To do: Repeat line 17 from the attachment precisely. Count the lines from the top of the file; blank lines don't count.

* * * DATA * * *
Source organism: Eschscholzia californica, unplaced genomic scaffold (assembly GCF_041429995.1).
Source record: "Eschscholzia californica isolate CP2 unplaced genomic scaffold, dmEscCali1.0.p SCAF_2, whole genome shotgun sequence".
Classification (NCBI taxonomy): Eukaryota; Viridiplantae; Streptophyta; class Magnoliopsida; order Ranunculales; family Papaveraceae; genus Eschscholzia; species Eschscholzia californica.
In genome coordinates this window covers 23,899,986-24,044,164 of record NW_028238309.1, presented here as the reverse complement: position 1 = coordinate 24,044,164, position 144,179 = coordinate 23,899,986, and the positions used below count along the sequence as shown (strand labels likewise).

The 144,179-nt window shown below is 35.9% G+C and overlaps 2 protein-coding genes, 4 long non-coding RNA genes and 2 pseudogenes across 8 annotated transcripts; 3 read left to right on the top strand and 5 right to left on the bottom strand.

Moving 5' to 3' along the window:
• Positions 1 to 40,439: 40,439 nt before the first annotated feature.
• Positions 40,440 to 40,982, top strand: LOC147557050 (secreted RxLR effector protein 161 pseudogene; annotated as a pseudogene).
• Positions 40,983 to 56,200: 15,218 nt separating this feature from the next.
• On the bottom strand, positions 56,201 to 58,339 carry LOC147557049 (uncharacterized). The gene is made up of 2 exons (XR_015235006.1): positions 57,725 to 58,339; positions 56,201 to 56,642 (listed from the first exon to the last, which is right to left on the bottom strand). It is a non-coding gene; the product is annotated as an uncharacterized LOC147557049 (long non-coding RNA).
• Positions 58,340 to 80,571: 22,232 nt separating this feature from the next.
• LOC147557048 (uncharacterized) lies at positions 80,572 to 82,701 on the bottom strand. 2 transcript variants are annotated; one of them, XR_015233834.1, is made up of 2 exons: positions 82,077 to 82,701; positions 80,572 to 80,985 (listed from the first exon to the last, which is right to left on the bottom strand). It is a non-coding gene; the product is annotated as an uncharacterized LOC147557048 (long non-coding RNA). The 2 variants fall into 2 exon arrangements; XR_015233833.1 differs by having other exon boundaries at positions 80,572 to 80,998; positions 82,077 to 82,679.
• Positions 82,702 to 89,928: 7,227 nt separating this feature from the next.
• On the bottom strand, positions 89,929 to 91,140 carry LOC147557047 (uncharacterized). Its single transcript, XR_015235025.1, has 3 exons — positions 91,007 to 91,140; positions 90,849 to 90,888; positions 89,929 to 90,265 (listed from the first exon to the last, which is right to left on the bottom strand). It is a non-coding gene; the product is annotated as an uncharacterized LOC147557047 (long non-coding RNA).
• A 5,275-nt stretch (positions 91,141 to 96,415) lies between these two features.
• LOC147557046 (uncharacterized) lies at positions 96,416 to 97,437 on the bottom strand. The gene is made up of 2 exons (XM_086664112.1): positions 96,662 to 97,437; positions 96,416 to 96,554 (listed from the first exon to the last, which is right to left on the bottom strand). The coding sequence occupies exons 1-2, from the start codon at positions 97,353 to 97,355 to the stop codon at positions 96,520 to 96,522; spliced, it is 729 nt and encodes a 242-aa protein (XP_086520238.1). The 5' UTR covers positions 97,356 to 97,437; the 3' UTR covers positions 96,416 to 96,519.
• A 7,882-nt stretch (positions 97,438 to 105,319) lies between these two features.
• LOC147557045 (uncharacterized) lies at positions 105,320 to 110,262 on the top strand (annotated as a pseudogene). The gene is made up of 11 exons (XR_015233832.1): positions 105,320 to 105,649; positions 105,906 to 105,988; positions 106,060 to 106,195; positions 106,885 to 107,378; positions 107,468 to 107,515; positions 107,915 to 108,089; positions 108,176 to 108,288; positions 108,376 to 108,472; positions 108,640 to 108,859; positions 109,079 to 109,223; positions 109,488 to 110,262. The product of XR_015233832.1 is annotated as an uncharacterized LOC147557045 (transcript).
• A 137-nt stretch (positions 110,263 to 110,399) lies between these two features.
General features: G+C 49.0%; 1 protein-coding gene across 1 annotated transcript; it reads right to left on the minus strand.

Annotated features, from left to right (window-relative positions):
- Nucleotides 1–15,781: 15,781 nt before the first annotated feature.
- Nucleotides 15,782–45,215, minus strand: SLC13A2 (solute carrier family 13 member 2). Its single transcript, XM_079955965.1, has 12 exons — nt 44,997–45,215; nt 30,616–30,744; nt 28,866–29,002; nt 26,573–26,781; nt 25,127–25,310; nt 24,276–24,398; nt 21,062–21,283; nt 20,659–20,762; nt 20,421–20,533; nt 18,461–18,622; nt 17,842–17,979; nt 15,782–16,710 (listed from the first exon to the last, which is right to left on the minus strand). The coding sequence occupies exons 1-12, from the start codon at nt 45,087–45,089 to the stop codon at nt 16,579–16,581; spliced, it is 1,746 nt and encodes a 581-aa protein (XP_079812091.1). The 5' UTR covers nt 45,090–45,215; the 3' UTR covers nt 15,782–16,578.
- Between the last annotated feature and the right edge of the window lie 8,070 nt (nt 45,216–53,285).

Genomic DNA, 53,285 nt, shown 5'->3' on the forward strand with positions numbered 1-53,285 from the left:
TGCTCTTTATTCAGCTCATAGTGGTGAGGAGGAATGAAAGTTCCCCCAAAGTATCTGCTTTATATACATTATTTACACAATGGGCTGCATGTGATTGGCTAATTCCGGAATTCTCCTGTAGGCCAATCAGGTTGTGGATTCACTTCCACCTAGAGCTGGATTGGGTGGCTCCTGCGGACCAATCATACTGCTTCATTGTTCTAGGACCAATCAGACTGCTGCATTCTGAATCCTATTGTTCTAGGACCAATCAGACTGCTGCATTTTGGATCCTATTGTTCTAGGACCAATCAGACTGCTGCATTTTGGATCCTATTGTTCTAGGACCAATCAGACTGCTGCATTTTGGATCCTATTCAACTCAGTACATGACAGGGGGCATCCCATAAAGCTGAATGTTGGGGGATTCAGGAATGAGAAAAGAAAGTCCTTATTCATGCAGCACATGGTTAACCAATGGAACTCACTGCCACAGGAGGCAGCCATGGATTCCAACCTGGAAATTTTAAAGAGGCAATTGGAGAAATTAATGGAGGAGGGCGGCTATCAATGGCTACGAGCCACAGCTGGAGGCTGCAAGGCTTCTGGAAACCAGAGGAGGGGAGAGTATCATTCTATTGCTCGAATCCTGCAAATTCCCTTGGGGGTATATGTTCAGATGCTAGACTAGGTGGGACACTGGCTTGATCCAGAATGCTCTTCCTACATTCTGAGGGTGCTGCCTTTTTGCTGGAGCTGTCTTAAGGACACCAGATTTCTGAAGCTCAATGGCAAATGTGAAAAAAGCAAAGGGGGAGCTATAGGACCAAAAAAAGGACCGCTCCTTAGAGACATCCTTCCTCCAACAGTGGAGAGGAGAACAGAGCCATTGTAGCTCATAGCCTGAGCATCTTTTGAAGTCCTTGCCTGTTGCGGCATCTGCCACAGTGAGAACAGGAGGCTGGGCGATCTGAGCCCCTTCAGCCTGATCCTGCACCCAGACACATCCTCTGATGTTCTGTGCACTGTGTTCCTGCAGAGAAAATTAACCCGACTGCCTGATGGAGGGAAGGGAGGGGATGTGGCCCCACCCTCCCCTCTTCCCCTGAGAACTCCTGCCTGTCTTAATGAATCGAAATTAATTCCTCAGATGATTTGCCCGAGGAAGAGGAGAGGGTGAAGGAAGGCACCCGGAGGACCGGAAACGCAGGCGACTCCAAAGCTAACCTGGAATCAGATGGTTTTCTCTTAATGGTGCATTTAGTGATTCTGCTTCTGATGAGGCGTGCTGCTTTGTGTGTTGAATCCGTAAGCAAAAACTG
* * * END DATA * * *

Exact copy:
• A 7,882-nt stretch (positions 97,438 to 105,319) lies between these two features.